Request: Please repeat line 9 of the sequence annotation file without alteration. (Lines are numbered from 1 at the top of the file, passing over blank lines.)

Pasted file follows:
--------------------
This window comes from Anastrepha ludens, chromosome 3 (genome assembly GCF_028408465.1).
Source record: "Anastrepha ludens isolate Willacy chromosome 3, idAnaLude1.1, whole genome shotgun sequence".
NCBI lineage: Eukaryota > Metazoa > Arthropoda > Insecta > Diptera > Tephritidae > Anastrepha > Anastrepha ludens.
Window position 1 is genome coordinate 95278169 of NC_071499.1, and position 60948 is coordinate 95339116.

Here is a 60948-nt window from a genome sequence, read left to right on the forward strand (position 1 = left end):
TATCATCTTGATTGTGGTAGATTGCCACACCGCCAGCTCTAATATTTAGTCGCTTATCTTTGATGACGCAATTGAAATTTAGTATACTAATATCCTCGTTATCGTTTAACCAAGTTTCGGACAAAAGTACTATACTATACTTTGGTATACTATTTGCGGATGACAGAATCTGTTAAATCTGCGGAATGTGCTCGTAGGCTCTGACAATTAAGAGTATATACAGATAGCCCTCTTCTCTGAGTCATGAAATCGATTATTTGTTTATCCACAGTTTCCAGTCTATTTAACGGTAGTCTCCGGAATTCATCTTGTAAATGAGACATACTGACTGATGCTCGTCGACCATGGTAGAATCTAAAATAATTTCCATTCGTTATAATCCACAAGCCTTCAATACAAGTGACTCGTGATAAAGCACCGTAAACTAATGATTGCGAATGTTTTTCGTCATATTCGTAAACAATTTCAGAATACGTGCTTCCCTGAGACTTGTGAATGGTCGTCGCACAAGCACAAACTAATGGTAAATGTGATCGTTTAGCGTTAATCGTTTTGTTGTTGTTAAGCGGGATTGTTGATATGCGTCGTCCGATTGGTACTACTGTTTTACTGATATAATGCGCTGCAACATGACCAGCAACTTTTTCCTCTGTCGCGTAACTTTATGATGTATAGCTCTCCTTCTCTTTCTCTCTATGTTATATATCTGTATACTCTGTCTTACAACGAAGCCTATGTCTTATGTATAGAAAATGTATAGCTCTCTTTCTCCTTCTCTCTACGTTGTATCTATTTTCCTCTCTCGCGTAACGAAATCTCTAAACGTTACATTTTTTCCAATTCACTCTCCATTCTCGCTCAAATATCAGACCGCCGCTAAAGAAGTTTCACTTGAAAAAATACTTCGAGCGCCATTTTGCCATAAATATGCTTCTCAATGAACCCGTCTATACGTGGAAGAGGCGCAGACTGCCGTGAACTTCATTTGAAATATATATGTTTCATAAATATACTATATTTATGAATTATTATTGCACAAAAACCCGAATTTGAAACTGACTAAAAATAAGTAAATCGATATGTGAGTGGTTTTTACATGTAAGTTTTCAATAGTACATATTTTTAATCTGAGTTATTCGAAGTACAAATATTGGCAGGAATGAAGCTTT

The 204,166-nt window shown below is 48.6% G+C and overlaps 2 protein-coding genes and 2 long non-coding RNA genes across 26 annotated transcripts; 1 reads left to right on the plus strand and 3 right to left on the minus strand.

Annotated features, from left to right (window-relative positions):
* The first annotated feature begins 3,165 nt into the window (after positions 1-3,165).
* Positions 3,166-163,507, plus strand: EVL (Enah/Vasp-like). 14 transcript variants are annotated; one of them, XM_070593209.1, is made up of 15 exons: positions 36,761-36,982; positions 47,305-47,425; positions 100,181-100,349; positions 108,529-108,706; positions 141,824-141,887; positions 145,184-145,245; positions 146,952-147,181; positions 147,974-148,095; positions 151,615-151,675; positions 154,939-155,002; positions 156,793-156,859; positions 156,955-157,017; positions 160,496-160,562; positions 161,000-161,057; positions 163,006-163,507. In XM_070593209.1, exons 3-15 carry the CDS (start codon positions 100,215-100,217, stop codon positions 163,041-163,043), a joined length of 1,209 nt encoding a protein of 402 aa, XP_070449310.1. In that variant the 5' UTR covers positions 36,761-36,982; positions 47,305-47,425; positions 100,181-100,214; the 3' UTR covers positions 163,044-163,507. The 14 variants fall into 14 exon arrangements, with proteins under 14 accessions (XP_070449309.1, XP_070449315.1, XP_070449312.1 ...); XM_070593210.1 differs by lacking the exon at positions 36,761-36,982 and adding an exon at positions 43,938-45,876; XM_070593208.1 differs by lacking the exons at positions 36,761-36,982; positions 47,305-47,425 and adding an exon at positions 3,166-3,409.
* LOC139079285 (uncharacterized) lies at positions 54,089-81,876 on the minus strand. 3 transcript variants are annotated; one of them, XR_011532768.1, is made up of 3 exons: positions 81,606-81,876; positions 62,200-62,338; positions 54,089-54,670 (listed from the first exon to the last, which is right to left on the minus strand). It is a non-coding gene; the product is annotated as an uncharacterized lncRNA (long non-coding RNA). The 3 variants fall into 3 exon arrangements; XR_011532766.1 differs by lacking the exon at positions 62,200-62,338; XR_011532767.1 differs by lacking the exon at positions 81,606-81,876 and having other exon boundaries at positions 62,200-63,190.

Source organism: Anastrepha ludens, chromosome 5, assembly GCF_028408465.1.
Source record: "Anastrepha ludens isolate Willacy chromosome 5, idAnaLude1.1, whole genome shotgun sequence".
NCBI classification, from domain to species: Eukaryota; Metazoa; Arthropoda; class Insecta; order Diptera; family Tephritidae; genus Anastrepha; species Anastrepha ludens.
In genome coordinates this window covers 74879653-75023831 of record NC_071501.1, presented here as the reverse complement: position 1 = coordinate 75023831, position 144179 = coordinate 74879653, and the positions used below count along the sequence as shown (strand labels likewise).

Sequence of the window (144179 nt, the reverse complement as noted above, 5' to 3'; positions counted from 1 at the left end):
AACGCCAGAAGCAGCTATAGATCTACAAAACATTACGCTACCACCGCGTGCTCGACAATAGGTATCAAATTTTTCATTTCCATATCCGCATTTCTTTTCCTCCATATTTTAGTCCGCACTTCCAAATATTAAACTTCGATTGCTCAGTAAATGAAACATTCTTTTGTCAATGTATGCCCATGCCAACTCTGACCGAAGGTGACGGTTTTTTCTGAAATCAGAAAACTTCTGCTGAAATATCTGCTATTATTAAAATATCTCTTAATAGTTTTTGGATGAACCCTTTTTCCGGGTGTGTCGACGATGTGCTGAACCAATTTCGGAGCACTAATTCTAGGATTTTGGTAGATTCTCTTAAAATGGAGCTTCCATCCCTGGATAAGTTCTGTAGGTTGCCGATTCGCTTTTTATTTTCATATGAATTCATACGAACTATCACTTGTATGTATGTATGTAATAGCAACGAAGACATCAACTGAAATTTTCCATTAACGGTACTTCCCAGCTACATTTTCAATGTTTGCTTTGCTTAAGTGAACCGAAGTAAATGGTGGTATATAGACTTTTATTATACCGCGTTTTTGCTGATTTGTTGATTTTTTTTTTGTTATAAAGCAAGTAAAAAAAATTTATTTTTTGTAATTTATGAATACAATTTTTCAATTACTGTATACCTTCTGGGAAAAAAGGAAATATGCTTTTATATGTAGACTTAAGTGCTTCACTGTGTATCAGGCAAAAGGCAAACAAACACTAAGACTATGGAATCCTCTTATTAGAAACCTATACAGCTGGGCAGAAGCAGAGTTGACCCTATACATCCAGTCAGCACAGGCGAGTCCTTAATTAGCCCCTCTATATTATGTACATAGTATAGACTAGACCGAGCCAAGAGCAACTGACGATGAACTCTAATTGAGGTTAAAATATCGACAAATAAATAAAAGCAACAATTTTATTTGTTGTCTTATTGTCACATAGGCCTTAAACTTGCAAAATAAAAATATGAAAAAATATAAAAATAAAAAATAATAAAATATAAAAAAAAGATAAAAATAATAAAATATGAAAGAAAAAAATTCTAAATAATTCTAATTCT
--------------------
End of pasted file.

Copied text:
* The first annotated feature begins 3,165 nt into the window (after positions 1-3,165).